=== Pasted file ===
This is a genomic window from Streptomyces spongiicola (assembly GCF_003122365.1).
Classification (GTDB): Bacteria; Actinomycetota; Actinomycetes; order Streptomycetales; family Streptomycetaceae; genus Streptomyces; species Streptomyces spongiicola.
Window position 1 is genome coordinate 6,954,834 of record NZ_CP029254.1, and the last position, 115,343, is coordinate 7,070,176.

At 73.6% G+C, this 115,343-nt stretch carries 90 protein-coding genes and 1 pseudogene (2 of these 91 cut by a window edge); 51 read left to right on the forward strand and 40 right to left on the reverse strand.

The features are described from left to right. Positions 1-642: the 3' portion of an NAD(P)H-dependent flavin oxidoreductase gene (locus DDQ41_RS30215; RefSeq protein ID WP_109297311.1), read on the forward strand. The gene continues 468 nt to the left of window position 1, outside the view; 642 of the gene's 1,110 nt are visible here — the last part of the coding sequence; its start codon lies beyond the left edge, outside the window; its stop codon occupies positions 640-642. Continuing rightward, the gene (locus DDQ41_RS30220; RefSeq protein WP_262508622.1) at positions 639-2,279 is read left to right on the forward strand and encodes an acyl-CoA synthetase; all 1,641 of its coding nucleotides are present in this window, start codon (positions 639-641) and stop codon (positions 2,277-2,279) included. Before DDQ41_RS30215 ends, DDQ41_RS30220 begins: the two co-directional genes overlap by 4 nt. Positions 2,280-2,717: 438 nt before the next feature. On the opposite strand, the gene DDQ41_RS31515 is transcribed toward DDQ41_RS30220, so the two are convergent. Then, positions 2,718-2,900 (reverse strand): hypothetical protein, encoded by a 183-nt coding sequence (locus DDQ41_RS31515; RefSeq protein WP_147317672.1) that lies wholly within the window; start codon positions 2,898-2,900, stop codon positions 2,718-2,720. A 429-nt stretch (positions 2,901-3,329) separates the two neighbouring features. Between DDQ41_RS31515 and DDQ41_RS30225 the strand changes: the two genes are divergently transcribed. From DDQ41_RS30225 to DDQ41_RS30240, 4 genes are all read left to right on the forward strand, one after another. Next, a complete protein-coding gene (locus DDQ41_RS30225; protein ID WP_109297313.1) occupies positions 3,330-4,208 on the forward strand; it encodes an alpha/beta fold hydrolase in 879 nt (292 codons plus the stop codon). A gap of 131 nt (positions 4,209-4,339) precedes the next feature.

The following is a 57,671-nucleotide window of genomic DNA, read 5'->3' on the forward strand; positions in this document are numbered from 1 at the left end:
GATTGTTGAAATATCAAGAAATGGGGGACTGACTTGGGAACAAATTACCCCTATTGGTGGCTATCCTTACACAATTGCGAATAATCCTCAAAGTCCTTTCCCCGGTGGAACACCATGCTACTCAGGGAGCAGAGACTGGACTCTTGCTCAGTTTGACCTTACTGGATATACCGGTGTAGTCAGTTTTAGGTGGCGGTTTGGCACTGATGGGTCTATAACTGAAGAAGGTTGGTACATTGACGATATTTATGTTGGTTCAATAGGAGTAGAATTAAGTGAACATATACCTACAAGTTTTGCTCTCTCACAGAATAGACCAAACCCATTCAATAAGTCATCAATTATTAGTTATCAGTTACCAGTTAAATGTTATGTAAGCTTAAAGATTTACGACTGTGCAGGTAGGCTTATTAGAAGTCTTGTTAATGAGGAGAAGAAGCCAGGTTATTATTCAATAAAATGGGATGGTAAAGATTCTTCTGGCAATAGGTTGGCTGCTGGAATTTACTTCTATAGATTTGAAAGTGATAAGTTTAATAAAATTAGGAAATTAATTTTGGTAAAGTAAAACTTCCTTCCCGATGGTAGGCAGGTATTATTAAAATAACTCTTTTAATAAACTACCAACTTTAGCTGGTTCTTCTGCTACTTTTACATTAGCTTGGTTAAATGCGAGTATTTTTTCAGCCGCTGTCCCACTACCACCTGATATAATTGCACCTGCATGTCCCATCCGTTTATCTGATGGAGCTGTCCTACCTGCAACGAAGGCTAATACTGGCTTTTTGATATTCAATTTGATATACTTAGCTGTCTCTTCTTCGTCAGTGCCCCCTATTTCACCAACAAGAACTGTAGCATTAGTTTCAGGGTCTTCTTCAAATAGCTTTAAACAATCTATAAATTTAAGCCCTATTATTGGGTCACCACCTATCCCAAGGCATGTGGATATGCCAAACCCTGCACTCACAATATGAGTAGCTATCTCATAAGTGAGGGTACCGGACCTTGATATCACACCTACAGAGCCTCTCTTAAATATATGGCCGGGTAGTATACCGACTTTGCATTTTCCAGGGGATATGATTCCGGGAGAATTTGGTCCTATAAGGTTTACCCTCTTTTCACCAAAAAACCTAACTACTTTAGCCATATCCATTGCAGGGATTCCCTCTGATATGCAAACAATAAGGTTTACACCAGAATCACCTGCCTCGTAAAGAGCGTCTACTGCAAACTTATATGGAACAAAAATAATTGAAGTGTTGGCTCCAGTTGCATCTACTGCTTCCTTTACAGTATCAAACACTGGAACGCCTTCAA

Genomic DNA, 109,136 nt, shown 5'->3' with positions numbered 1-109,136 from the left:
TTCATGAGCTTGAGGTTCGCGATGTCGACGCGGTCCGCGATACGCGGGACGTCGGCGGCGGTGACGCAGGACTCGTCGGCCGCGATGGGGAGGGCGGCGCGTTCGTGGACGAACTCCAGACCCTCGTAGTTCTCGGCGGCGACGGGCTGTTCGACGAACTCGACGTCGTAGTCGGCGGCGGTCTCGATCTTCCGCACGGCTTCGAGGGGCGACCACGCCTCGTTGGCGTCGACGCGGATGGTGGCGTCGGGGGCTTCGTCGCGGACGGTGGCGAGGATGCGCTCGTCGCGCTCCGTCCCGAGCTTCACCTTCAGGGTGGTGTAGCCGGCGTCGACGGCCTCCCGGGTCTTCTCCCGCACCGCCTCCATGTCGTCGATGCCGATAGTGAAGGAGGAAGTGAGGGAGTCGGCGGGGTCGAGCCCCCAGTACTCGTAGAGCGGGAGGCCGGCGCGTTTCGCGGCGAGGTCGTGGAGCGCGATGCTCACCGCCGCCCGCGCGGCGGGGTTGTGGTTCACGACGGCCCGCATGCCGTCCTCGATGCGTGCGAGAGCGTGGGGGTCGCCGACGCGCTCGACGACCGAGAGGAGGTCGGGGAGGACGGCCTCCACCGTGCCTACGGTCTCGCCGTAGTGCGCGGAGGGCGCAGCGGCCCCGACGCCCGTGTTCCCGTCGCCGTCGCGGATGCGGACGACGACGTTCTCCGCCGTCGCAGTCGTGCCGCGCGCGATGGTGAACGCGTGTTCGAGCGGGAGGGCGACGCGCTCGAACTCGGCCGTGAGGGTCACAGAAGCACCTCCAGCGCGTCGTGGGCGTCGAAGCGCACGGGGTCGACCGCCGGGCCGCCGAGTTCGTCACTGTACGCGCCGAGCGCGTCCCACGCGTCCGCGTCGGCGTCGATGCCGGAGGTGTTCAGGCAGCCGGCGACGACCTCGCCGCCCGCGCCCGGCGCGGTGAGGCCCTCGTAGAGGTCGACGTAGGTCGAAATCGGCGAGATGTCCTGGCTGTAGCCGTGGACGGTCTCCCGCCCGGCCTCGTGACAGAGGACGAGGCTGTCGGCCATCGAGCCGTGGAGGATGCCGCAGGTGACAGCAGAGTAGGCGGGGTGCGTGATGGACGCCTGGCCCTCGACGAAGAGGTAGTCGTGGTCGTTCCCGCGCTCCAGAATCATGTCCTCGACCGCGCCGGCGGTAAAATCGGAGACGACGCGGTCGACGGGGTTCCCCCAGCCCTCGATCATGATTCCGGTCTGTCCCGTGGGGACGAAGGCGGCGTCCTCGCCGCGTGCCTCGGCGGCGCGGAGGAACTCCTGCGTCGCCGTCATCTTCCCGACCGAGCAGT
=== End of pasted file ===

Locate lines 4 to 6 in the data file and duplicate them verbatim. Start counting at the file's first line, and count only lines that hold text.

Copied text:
At 73.6% G+C, this 115,343-nt stretch carries 90 protein-coding genes and 1 pseudogene (2 of these 91 cut by a window edge); 51 read left to right on the forward strand and 40 right to left on the reverse strand.

The features are described from left to right. Positions 1-642: the 3' portion of an NAD(P)H-dependent flavin oxidoreductase gene (locus DDQ41_RS30215; RefSeq protein ID WP_109297311.1), read on the forward strand. The gene continues 468 nt to the left of window position 1, outside the view; 642 of the gene's 1,110 nt are visible here — the last part of the coding sequence; its start codon lies beyond the left edge, outside the window; its stop codon occupies positions 640-642. Continuing rightward, the gene (locus DDQ41_RS30220; RefSeq protein WP_262508622.1) at positions 639-2,279 is read left to right on the forward strand and encodes an acyl-CoA synthetase; all 1,641 of its coding nucleotides are present in this window, start codon (positions 639-641) and stop codon (positions 2,277-2,279) included. Before DDQ41_RS30215 ends, DDQ41_RS30220 begins: the two co-directional genes overlap by 4 nt. Positions 2,280-2,717: 438 nt before the next feature. On the opposite strand, the gene DDQ41_RS31515 is transcribed toward DDQ41_RS30220, so the two are convergent. Then, positions 2,718-2,900 (reverse strand): hypothetical protein, encoded by a 183-nt coding sequence (locus DDQ41_RS31515; RefSeq protein WP_147317672.1) that lies wholly within the window; start codon positions 2,898-2,900, stop codon positions 2,718-2,720. A 429-nt stretch (positions 2,901-3,329) separates the two neighbouring features. Between DDQ41_RS31515 and DDQ41_RS30225 the strand changes: the two genes are divergently transcribed. From DDQ41_RS30225 to DDQ41_RS30240, 4 genes are all read left to right on the forward strand, one after another. Next, a complete protein-coding gene (locus DDQ41_RS30225; protein ID WP_109297313.1) occupies positions 3,330-4,208 on the forward strand; it encodes an alpha/beta fold hydrolase in 879 nt (292 codons plus the stop codon). A gap of 131 nt (positions 4,209-4,339) precedes the next feature.

The following is a 57,671-nucleotide window of genomic DNA, read 5'->3' on the forward strand; positions in this document are numbered from 1 at the left end: